Table of Contents

Handbook of Research on Creativity

Handbook of Research on Creativity

Elgar original reference

Edited by Kerry Thomas and Janet Chan

In this timely work, creativity is not defined by an ideal, rather it encompasses a range of theories, functions, characteristics, processes, products and practices that are associated with the generation of novel and useful outcomes suited to particular social, cultural and political contexts. Chapters present original research by international scholars from a wide range of disciplines including history, sociology, psychology, philosophy, cultural studies, education, economics and interdisciplinary studies. Their research investigates creativity in diverse fields including art, creative industries, aesthetics, design, new media, music, arts education, science, engineering and technology.

Preface and acknowledgments

Edited by Kerry Thomas and Janet Chan

Subjects: business and management, organisation studies, innovation and technology, innovation policy

Extract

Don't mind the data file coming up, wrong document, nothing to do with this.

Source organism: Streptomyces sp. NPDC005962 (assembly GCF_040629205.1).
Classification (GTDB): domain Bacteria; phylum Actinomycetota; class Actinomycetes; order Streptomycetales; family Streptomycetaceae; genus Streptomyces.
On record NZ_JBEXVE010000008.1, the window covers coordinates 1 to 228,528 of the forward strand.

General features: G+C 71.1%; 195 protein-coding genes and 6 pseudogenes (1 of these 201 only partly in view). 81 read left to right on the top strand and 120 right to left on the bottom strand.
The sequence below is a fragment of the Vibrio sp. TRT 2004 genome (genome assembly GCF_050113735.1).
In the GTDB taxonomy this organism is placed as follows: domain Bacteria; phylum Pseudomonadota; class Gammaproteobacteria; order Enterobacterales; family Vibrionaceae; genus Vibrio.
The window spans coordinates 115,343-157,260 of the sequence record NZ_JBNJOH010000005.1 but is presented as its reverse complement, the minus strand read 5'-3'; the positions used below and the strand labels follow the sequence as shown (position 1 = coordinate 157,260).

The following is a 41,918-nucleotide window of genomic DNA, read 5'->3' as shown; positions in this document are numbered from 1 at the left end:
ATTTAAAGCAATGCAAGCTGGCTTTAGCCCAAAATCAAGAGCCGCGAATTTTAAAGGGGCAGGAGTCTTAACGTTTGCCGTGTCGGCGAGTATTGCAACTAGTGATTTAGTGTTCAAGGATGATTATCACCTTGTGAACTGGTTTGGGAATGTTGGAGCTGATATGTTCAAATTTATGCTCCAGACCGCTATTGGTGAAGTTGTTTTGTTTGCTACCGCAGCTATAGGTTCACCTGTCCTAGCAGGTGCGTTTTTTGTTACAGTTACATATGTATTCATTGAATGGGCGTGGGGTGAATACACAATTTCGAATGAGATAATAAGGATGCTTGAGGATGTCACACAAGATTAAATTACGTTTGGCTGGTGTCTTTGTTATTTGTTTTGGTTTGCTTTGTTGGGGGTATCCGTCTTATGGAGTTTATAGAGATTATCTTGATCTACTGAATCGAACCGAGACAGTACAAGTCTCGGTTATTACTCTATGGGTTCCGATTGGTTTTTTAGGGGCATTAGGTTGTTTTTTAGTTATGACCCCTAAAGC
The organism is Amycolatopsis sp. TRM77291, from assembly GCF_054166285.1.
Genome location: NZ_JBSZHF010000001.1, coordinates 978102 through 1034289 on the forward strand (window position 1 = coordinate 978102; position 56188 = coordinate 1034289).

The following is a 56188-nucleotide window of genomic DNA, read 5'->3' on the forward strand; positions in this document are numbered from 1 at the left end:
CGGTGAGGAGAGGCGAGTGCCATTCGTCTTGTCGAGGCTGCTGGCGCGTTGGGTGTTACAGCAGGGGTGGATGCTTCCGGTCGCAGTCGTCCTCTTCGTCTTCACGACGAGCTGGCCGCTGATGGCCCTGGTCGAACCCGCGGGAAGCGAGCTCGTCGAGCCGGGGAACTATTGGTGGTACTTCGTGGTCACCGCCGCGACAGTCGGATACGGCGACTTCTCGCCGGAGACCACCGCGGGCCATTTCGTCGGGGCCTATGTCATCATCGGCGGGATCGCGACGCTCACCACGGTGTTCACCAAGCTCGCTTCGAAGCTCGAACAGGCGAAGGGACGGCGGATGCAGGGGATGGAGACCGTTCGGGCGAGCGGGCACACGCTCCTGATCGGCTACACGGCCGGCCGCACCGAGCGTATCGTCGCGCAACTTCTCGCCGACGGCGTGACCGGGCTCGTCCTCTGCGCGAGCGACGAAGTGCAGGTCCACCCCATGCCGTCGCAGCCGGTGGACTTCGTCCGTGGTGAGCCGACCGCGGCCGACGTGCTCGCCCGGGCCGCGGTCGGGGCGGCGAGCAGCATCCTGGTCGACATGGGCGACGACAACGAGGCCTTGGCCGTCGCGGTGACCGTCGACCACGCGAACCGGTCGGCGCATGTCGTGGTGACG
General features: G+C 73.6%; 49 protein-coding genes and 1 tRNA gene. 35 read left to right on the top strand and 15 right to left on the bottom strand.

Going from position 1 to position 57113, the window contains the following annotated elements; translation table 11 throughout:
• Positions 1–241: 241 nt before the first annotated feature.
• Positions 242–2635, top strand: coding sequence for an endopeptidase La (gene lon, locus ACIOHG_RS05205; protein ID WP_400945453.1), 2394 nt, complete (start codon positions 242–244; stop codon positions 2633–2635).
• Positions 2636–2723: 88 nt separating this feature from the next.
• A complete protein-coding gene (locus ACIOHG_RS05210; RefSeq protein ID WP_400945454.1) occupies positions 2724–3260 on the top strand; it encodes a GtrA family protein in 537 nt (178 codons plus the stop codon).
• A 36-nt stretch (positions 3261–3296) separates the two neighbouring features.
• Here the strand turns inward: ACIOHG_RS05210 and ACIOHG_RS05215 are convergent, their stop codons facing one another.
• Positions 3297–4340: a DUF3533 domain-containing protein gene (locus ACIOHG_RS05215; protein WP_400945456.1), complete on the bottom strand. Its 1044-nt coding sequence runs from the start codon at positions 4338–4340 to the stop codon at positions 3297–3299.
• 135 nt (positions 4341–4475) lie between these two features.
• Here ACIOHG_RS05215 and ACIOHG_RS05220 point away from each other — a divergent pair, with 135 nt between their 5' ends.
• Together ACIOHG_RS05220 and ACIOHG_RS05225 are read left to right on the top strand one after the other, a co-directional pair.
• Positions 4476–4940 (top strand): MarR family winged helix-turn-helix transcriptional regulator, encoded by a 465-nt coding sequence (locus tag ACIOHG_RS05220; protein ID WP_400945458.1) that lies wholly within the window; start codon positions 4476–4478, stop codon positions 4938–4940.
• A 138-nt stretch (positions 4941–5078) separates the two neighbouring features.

When we accepted Edward Elgar’s commission to put together a Handbook of Research on Creativity two years ago, we knew we were taking on a challenge, but it was only when we started work on the Handbook that we began to realize what a huge challenge it was. If a Handbook is ‘a book giving information such as facts on a particular subject or instructions for operating a machine’ (Oxford Dictionary) then this Handbook will disappoint many. Not only is it not a manual for how to do research on creativity, it is also light on ‘facts’ about research on creativity. This is because, as is pointed out in the Introduction and in the chapter ‘Researching creativity and creativity research’, creativity research in the early years of the 21st century is a dynamic field. While an increasing number of researchers are identifying with creativity research as a field of study, many more would gladly distance themselves from such an exercise, preferring to work within established disciplines such as psychology, sociology, history, philosophy, the arts, education and so on. Perhaps it is inevitable that any new area of research will not attract the interest of many scholars in established disciplines, but creativity is a particularly alluring although nebulous concept, a bit like beauty or success, which until recently has made it somewhat unsettling for researchers to spend any serious time on.